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Brown deserved banishment to some NFL outpost for one final chance. Instead, he’s in the best situation of his career. In getting his Raiders contract voided, he lost a lot of money, but he salvaged the entire fiasco nicely and quickly. It feels disturbingly premeditated. ESPN reported that Brown solicited advice from social media consultants on the, um, best way to get released from Oakland. And this whole Patriot parachute is curious and perhaps worth a tampering inquiry.

While the Patriots considered trading for Brown when he was still with Pittsburgh and likely vetted him in March, it doesn’t make sense that they would move so fast with such a volatile player, even if they feared a competitive market for his services. For every entity involved — Brown and agent Drew Rosenhaus, the Raiders, the Patriots and maybe other potential suitors — I’m starting to think the sideshow might have masked the open secret that Brown was about to be released. I’m starting to think the timeline was much longer than it seemed. The question is whether the Patriots alone had special insight into Brown’s manipulation. At the very least, it looks suspicious, and with Brown, you can’t rule out anything.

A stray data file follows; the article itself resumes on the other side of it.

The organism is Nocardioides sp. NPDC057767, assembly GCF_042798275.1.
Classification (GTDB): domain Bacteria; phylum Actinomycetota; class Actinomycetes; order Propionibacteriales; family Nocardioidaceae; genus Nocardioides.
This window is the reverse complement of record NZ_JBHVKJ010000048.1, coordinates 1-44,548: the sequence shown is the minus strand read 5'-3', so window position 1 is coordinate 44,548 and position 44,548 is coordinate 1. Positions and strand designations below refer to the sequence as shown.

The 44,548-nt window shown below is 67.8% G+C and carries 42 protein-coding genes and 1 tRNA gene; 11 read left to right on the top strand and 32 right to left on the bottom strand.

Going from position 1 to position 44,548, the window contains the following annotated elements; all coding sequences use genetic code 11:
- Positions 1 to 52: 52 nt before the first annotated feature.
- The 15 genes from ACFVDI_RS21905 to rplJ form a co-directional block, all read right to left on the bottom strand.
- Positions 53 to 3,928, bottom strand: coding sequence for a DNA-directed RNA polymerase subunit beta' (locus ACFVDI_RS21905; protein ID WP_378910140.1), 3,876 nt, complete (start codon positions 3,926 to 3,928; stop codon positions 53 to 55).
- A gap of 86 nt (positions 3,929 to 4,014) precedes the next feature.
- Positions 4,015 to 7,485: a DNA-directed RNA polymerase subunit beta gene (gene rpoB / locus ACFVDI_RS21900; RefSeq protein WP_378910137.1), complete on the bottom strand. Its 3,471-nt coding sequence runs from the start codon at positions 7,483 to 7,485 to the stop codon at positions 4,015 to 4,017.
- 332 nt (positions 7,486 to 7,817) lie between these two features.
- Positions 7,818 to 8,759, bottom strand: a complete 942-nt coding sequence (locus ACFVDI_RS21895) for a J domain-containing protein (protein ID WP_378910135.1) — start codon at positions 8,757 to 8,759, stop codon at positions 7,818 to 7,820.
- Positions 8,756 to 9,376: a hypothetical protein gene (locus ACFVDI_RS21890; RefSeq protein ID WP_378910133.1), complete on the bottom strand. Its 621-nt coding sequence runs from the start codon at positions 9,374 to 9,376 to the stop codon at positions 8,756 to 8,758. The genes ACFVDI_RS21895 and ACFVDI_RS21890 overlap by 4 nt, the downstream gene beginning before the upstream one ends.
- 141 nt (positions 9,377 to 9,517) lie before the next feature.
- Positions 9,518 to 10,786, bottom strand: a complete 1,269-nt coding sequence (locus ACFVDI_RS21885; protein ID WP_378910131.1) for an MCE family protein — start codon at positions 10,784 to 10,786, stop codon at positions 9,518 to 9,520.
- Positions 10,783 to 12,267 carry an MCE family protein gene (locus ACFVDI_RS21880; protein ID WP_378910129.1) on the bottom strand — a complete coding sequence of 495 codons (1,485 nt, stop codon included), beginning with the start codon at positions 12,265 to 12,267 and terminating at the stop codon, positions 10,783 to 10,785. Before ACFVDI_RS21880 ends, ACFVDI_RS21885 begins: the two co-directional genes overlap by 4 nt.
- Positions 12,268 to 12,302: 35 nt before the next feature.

On the flip side, it’s somehow easier to conjure a conspiracy theory than face the reality that Brown, one of the sport’s elite talents, has lost all impulse control. And in their competitiveness and negligence, NFL teams are enabling his bad behavior.

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For years, Pittsburgh Coach Mike Tomlin tolerated Brown’s antics because the wideout is so productive and hard-working on the field, and Brown rewarded him by quitting on the team at the end of last season. Gruden was delighted to trade for Brown, hoping his presence would help fix quarterback Derek Carr and expedite the Raiders’ rebuilding. The partnership didn’t even make it to the season opener. Now, New England hopes that Belichick’s no-nonsense style and Brady’s leadership can help make this work.

Many compare it to the Patriots’ trade for Randy Moss 12 years ago, which propelled their offense to another dimension. But that’s unfair to Moss. Inconsistent effort was his primary issue, but he listened to reason and fell in line with the Patriots’ culture rather easily. Brown is a more difficult personality. He’s a complicated human being who is easy to fall for because he’s a worker, but you can lose him without realizing you had done anything wrong.

I keep thinking back to the phone conversation with Gruden that Brown exposed. Gruden is pleading with the receiver to get it together. He’s being compassionate, calling Brown the “most misunderstood [expletive] human being in my entire life I’ve ever met.” And then he’s almost begging when he makes the request, “Please stop this [expletive] and just play football.”

Everyone who watches the NFL should be at that point with Brown. No more disputes. No more insubordination. No more buffoonery. Just play football — and give us back this NFL season.

For more by Jerry Brewer, visit washingtonpost.com/brewer.